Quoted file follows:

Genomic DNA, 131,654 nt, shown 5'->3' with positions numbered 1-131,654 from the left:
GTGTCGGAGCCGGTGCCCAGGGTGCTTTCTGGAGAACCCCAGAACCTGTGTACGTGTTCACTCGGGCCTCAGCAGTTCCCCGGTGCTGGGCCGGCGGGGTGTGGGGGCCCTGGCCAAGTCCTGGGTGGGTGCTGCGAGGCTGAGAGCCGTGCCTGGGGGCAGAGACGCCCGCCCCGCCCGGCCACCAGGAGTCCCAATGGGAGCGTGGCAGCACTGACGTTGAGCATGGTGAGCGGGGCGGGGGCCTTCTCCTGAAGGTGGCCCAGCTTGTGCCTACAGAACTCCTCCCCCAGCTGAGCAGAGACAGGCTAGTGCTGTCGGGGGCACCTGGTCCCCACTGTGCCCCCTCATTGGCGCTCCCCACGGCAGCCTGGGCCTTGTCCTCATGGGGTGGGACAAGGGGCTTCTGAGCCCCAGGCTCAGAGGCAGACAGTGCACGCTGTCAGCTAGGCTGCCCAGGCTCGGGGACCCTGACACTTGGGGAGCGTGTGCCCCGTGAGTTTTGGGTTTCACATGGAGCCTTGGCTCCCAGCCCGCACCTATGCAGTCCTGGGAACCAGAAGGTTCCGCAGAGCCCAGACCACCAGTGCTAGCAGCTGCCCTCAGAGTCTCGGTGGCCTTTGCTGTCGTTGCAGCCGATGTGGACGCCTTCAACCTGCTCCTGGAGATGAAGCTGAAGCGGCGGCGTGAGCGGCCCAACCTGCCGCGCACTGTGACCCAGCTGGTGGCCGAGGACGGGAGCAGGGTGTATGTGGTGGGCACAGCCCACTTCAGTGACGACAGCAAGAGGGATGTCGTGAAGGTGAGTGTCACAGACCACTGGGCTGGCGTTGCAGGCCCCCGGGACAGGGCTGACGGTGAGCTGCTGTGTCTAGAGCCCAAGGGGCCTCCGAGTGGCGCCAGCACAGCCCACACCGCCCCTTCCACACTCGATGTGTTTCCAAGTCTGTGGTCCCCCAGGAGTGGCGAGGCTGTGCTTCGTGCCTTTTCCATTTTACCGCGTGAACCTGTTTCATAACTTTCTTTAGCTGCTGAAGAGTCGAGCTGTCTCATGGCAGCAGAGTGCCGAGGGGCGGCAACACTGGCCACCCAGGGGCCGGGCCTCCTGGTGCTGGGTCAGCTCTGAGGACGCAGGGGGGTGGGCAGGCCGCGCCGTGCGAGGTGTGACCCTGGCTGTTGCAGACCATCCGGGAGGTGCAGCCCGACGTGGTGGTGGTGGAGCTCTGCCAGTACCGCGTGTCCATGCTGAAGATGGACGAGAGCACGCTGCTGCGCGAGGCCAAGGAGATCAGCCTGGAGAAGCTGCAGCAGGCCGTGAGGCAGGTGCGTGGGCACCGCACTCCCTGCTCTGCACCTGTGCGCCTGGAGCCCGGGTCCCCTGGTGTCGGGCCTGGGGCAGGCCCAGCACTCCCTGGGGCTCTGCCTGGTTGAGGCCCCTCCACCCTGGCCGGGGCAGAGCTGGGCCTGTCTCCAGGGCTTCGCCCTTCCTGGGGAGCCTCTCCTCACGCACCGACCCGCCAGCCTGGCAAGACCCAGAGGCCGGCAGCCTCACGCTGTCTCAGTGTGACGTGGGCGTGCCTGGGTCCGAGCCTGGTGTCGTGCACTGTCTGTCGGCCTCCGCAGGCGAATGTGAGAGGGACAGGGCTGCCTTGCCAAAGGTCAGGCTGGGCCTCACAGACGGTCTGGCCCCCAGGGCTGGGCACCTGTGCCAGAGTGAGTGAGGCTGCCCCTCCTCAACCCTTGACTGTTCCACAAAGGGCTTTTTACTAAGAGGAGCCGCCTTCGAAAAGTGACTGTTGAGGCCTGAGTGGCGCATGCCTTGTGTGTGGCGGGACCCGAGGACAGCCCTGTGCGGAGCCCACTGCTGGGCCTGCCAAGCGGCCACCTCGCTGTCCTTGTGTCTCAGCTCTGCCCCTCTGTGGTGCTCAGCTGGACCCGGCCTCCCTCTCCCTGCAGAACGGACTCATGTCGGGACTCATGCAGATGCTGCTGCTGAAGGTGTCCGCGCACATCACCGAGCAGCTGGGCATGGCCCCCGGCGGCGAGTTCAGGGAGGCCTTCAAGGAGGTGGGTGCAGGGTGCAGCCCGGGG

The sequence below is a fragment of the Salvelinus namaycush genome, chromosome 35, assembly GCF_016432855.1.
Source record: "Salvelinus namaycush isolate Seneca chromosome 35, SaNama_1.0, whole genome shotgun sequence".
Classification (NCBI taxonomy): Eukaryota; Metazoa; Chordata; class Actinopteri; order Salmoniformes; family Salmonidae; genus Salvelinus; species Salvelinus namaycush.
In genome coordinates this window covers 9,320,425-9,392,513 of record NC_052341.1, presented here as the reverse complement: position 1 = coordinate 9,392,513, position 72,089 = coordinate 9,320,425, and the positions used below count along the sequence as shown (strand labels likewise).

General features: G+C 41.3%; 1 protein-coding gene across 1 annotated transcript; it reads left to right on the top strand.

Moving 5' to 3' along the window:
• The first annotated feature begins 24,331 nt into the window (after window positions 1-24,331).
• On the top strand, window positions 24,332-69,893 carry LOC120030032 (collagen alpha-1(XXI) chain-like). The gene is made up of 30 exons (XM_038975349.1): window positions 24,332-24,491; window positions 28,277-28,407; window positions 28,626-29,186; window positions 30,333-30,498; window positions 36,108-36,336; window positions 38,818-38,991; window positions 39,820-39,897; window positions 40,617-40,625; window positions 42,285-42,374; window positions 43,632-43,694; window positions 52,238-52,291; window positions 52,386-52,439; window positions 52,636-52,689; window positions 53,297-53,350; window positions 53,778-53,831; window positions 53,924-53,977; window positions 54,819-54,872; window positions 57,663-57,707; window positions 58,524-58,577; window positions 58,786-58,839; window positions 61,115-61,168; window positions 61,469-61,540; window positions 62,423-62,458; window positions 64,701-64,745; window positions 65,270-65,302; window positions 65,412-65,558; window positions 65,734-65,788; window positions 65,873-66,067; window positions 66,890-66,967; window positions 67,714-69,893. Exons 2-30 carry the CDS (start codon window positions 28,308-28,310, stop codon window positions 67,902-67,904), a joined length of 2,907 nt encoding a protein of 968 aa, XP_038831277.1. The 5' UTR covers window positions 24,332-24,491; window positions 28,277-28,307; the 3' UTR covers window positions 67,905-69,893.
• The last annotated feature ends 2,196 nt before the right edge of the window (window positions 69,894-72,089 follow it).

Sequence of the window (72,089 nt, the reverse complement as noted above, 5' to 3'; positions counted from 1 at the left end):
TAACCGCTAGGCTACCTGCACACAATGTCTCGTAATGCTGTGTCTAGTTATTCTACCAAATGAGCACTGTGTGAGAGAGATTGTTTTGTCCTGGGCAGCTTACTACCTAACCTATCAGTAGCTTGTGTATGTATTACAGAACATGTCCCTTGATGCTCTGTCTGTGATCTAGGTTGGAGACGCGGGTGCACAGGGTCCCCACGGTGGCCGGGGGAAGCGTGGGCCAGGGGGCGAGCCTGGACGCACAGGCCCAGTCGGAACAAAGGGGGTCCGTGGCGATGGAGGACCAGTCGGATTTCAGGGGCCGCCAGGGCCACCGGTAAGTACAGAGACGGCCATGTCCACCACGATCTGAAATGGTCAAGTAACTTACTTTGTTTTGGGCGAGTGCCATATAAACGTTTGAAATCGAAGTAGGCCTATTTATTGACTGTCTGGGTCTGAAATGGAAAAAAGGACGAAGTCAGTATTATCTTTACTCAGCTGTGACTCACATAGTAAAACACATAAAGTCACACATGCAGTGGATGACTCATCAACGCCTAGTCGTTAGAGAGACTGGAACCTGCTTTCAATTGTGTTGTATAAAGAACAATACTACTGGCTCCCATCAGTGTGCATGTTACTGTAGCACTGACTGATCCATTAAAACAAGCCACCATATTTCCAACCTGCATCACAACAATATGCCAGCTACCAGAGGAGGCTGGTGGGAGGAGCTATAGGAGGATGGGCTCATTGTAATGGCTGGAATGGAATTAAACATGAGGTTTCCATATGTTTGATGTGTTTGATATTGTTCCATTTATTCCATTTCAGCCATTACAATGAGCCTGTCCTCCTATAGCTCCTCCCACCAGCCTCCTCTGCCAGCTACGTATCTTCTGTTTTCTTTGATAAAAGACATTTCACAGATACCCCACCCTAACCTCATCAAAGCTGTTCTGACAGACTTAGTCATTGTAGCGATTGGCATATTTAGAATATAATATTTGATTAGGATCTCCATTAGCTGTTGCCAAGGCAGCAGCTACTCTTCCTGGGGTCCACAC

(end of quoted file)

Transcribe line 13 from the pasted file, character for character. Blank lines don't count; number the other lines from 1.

TAACCGCTAGGCTACCTGCACACAATGTCTCGTAATGCTGTGTCTAGTTATTCTACCAAATGAGCACTGTGTGAGAGAGATTGTTTTGTCCTGGGCAGCTTACTACCTAACCTATCAGTAGCTTGTGTATGTATTACAGAACATGTCCCTTGATGCTCTGTCTGTGATCTAGGTTGGAGACGCGGGTGCACAGGGTCCCCACGGTGGCCGGGGGAAGCGTGGGCCAGGGGGCGAGCCTGGACGCACAGGCCCAGTCGGAACAAAGGGGGTCCGTGGCGATGGAGGACCAGTCGGATTTCAGGGGCCGCCAGGGCCACCGGTAAGTACAGAGACGGCCATGTCCACCACGATCTGAAATGGTCAAGTAACTTACTTTGTTTTGGGCGAGTGCCATATAAACGTTTGAAATCGAAGTAGGCCTATTTATTGACTGTCTGGGTCTGAAATGGAAAAAAGGACGAAGTCAGTATTATCTTTACTCAGCTGTGACTCACATAGTAAAACACATAAAGTCACACATGCAGTGGATGACTCATCAACGCCTAGTCGTTAGAGAGACTGGAACCTGCTTTCAATTGTGTTGTATAAAGAACAATACTACTGGCTCCCATCAGTGTGCATGTTACTGTAGCACTGACTGATCCATTAAAACAAGCCACCATATTTCCAACCTGCATCACAACAATATGCCAGCTACCAGAGGAGGCTGGTGGGAGGAGCTATAGGAGGATGGGCTCATTGTAATGGCTGGAATGGAATTAAACATGAGGTTTCCATATGTTTGATGTGTTTGATATTGTTCCATTTATTCCATTTCAGCCATTACAATGAGCCTGTCCTCCTATAGCTCCTCCCACCAGCCTCCTCTGCCAGCTACGTATCTTCTGTTTTCTTTGATAAAAGACATTTCACAGATACCCCACCCTAACCTCATCAAAGCTGTTCTGACAGACTTAGTCATTGTAGCGATTGGCATATTTAGAATATAATATTTGATTAGGATCTCCATTAGCTGTTGCCAAGGCAGCAGCTACTCTTCCTGGGGTCCACAC